The US and the Emergence of Islamic State (IS): The Paradox of America’s War on Terror

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The US and the Emergence of Islamic State (IS): The Paradox of America’s War on Terror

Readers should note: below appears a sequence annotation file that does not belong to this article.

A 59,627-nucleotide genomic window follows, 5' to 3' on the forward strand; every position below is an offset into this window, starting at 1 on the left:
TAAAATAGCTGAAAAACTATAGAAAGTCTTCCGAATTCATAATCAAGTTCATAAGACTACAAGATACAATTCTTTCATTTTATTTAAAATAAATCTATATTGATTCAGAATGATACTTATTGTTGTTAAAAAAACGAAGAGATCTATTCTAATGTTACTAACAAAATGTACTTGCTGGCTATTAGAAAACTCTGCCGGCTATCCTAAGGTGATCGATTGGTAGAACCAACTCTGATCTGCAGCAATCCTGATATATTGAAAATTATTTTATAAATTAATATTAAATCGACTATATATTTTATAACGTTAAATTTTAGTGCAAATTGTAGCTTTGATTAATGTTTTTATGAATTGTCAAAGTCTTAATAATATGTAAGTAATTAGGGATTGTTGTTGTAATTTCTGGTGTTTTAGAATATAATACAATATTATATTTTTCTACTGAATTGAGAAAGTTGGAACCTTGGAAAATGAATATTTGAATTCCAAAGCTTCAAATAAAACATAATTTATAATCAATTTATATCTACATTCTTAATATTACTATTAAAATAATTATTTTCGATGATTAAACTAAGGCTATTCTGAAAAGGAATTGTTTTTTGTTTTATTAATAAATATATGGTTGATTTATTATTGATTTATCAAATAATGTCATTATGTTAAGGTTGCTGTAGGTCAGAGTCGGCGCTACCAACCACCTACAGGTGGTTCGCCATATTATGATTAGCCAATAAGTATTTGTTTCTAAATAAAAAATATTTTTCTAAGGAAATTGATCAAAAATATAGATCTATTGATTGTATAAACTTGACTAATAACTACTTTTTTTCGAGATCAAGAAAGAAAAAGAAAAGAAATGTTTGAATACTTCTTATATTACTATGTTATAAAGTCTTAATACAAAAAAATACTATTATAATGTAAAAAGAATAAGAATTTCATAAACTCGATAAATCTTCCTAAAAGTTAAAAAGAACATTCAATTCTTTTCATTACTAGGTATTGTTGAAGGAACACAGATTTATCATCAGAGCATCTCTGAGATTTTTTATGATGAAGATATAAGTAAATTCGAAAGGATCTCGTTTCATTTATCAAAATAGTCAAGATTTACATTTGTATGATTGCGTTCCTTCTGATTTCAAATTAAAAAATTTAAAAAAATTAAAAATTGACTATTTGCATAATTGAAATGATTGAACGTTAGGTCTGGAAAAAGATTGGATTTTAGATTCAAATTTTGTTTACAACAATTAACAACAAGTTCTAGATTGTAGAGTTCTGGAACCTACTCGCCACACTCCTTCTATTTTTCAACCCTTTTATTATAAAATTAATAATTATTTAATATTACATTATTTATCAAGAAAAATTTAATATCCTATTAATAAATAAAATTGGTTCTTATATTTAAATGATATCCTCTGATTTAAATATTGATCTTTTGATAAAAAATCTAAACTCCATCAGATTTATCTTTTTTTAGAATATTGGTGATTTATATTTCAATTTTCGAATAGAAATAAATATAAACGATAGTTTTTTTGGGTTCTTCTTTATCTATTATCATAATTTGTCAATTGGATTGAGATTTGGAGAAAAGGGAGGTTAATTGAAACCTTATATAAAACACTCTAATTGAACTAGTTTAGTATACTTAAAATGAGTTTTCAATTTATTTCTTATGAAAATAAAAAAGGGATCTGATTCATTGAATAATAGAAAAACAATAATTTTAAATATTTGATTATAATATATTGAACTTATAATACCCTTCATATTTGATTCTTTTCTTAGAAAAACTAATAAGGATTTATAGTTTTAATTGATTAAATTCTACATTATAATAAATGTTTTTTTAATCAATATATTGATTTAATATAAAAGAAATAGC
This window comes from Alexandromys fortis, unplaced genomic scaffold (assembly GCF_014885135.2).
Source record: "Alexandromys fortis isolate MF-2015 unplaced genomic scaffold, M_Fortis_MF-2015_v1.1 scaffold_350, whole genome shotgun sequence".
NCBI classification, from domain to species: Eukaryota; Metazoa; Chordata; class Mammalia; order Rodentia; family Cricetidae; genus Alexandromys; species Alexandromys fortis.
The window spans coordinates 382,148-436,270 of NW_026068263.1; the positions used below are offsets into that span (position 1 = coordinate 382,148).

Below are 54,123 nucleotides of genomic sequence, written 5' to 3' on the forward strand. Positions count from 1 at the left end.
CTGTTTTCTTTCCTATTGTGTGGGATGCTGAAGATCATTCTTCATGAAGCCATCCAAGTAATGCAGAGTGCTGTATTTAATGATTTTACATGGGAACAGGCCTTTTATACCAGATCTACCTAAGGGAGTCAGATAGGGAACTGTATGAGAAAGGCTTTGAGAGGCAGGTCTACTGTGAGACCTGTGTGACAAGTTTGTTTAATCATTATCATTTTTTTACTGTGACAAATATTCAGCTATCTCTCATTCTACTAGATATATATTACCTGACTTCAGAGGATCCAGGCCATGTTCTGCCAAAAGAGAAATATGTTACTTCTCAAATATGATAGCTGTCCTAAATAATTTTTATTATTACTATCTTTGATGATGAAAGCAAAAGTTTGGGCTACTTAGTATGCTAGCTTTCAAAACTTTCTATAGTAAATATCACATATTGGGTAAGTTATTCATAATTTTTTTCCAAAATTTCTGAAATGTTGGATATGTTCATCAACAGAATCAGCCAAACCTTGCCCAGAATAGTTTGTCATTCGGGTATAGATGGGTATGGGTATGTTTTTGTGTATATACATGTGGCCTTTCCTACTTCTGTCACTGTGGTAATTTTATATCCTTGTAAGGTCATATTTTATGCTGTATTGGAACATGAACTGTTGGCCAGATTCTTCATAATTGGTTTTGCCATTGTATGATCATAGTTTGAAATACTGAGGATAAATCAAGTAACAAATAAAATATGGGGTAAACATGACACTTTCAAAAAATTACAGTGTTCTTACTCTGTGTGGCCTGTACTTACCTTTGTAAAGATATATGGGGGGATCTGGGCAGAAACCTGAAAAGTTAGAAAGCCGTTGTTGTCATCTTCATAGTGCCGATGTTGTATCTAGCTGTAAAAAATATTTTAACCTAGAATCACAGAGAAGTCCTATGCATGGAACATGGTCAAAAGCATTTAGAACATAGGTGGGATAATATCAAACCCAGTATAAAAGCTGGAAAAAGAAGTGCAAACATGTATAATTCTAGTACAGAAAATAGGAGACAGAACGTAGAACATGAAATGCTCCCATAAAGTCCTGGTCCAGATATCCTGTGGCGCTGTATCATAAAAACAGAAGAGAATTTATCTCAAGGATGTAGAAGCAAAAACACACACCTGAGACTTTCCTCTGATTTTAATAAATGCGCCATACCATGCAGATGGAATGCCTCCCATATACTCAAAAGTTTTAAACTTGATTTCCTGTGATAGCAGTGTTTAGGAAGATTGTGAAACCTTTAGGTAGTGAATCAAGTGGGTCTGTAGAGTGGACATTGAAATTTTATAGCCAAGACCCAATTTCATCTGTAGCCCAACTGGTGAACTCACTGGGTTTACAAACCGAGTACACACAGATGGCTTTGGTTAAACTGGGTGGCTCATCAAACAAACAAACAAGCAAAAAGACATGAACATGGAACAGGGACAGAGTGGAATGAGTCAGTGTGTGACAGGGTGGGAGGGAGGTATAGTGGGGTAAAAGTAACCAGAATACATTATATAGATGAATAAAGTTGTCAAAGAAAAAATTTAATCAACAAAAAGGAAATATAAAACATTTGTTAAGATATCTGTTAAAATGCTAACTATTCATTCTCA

This research work studies “The US and the Emergence of Islamic State (IS): The Paradox of America’s War on Terror”. One cannot study the history of the contemporary Islamic terrorism without the involvement of the US. This is because the US has always been at the front burner of the war for and against terror, depending on the situation at a particular point in time. The emergence of Islamic State (IS) has given more impetus to international terrorism, chaos is spreading from the Middle East to other parts of the world as hundreds of thousands of Syrian and Iraqi refugees pour into other regions of the world especially Europe for refuge. Over the last decade, millions of Iraqis and Syrians have fled their homes. Many also have been killed in this campaign of Islamic terror. This work moves from cataloguing the activities of the IS to a historical analysis of how the US invasion of Iraq led to the monster we today call IS. This work is guided by the psycho-cultural theory of conflicts, this theory is adopted as result of the fact that it is a psychoanalytical tool that addresses violence at a personal, cultural and psychological level. The psycho-cultural theory of conflicts contends that psychological, religious and other cultural and identity based contradictions are the basis of conflict in the society. This work hence discovers that the US invasion of Iraq is the chief cause of the IS led violent conflict going on in the Middle East presently. The reason for the invasion and the sectarian favouritism the US extended to the Shia population spurred the Sunni who felt short-changed into what we now call IS terror campaign. Secondly, the Abu Ghraib prison torture scandal, which involved the US armed forces had a radicalising effect on the Iraqi Sunni population and members of the deposed Hussein’s secular Baath Party. Finally, a sizeable number of the prisoners in the US detentionfacilities in Iraq during the occupation were Islamic extremists and former members of the deposed Saddam Hussein’s secular Baath Party who converted to radical Islam in American prisons. Thus when the occupation ended, these men had every reason to pick up arms to create an Islamic State where they will feel safer. This work, based on the findings, concludes by proposing recommendations on how the threat posed by IS could be ameliorated, and also how to prevent the emergence of such a large scale terror campaign in the future.

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